Sunday, May 16, 2010

If we build it, they will come

There is a big difference between those who measure what they value and those who value what they measure.

When we pay attention to only what we can count, we miss a lot of what is truly important.

So how do we measure what is truly important?

Alan Stange, a teacher from Moose Jaw, Saskatchewan, left this comment on my blog:
Teachers always miss a lot. Students miss a lot. Everyone misses a lot. We don't have to catch everything. We simply have to create conditions in which learning can take place. If we build it, they will come.
I think Alan is saying that we need more trust. We need to trust teachers and students.

If we want to measure anything, we should place more emphasis on counting the inputs - the opportunities that kids have to engage in all kinds of learning - and if we can count the inputs, we don't need to be so obsessively empirical with the measuring of the outputs.

I use this quote a lot for a reason but all this can be summarized nicely by Albert Einstein:

Not everything that can be counted counts, and not everything that counts can be counted.

Thanks to Will Richardson for this post which is where I first saw this Calvin & Hobbes comic.


  1. We know that something occurs in the classroom and for the student it is just a blank. Later...sometimes much later, connections are made and something really big fits into the puzzle and a student has learned so much. So for all the little measurers, what do you do when the light bulb lights up years after the test?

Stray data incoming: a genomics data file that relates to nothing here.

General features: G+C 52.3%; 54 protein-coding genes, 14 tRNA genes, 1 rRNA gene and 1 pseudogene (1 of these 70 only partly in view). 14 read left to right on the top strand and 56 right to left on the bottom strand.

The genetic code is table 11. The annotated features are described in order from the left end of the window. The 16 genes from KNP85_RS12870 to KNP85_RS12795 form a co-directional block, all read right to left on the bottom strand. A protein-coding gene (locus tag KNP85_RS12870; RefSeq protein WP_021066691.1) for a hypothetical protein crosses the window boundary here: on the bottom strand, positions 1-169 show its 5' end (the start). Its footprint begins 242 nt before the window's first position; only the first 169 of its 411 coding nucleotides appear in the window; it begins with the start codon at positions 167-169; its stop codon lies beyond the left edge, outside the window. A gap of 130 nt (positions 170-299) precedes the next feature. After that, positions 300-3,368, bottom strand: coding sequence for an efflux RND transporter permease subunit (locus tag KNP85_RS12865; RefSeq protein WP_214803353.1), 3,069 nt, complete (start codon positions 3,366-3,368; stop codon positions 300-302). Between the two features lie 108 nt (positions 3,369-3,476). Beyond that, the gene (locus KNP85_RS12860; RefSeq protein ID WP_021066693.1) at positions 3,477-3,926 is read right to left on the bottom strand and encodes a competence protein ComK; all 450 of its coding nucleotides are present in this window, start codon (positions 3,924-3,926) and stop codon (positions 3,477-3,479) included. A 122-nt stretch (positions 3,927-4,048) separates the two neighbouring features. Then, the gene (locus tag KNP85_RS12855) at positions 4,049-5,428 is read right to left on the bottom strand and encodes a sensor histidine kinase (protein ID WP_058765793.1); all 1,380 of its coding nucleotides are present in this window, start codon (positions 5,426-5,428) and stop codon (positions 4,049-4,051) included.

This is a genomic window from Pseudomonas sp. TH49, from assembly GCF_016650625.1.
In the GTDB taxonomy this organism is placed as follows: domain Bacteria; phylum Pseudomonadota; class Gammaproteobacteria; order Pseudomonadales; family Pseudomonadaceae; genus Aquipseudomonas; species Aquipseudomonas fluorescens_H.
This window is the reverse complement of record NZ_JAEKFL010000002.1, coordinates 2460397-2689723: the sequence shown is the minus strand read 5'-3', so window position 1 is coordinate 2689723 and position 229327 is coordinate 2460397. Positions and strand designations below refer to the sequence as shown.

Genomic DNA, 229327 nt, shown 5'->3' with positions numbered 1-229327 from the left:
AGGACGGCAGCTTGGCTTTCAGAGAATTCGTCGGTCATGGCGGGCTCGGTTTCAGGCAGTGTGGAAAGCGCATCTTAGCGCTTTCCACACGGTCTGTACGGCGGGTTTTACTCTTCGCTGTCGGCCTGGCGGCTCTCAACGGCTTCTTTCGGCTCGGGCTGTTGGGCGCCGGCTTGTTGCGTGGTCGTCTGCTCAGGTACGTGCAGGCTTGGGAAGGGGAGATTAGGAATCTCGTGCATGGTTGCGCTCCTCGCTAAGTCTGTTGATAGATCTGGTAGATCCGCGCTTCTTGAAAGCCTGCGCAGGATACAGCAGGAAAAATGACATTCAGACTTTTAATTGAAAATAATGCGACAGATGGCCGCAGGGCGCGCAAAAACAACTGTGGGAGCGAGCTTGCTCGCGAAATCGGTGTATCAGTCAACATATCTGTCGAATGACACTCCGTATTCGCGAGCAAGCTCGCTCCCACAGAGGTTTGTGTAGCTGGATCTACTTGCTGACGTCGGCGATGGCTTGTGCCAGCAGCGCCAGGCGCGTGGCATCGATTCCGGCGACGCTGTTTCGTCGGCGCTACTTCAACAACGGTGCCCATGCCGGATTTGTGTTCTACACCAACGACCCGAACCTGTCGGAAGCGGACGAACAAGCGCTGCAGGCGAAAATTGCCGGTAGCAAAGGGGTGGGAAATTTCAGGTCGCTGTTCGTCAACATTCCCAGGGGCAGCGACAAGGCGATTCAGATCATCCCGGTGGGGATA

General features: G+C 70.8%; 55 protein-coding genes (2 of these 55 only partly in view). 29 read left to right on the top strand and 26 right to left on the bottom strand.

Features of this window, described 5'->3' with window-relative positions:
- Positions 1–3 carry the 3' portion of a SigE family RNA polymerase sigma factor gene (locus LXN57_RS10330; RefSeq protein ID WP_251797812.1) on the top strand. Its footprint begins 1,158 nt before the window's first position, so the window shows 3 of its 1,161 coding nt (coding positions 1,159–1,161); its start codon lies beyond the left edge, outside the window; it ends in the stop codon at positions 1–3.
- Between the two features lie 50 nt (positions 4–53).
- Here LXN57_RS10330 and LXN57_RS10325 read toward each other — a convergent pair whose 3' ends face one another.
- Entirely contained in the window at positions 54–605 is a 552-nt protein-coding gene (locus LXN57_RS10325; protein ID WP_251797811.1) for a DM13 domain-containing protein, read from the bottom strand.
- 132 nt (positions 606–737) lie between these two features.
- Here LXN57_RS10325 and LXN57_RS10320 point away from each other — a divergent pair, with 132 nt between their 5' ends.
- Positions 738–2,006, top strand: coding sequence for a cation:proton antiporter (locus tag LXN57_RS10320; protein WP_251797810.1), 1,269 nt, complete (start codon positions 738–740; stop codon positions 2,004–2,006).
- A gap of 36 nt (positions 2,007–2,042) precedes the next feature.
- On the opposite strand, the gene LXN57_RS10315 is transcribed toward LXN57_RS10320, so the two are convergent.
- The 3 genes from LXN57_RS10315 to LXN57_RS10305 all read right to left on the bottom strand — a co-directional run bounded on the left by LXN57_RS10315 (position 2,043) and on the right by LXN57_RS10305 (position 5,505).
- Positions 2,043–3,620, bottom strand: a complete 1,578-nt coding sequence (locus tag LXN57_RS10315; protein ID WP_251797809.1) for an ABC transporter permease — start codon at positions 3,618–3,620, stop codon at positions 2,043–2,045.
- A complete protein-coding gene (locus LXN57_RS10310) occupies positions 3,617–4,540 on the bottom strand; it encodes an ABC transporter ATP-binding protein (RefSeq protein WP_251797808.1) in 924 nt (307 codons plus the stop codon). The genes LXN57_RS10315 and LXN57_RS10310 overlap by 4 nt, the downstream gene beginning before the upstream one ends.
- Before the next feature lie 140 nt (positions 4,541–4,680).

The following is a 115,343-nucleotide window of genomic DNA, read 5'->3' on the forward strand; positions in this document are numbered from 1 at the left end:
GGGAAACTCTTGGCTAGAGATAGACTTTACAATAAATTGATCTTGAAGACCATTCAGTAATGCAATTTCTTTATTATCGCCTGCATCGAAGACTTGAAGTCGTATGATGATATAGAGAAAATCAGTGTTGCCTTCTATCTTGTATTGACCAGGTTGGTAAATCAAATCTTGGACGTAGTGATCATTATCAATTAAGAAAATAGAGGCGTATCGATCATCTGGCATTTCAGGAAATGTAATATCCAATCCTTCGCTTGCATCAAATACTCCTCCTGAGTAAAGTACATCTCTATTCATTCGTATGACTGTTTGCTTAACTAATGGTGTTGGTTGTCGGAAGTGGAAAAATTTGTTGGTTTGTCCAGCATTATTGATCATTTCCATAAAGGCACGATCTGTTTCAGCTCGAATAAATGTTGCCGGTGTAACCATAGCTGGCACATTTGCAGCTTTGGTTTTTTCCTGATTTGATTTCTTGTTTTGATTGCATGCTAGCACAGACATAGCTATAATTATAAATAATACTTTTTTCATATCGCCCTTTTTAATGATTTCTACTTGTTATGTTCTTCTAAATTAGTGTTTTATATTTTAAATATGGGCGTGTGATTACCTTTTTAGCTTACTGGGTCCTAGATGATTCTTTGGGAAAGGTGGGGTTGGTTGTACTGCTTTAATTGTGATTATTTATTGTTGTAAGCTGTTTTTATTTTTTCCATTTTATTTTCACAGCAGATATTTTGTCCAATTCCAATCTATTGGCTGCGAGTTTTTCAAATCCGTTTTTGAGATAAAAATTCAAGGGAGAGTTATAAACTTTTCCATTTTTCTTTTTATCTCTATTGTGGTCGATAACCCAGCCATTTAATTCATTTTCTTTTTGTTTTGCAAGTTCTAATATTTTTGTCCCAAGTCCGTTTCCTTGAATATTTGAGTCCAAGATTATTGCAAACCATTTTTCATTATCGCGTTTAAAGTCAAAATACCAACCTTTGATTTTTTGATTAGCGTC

2. I think it is true that the connections often come much later. "If only I had realized then!" Yet I think we have learned that content has to have immediate utility. We will always struggle with learners if the content is not relevant, personal and connected. We want it to be authentic. C.A.Tomlinson points out, we want learners to be more powerful in the present as well as the future.

  3. I've heard of Tomlinson. I need to read more about her.

  4. This reminds me of my friend Ken Andrew's adaptation of Albert Einstein's quote re Assessment:
    "Are we counting marks are marking what counts?"
    I think you would appreciate reading Andy Hargreaves who speaks of 'Responsibility before Accountability' which is what I think you are getting at in this post.
    I wrote about Hargreaves 'Fourth Way' here:
    Without trust you get what Hargreaves calls "Professionalism without power"... which is not really about being professional!


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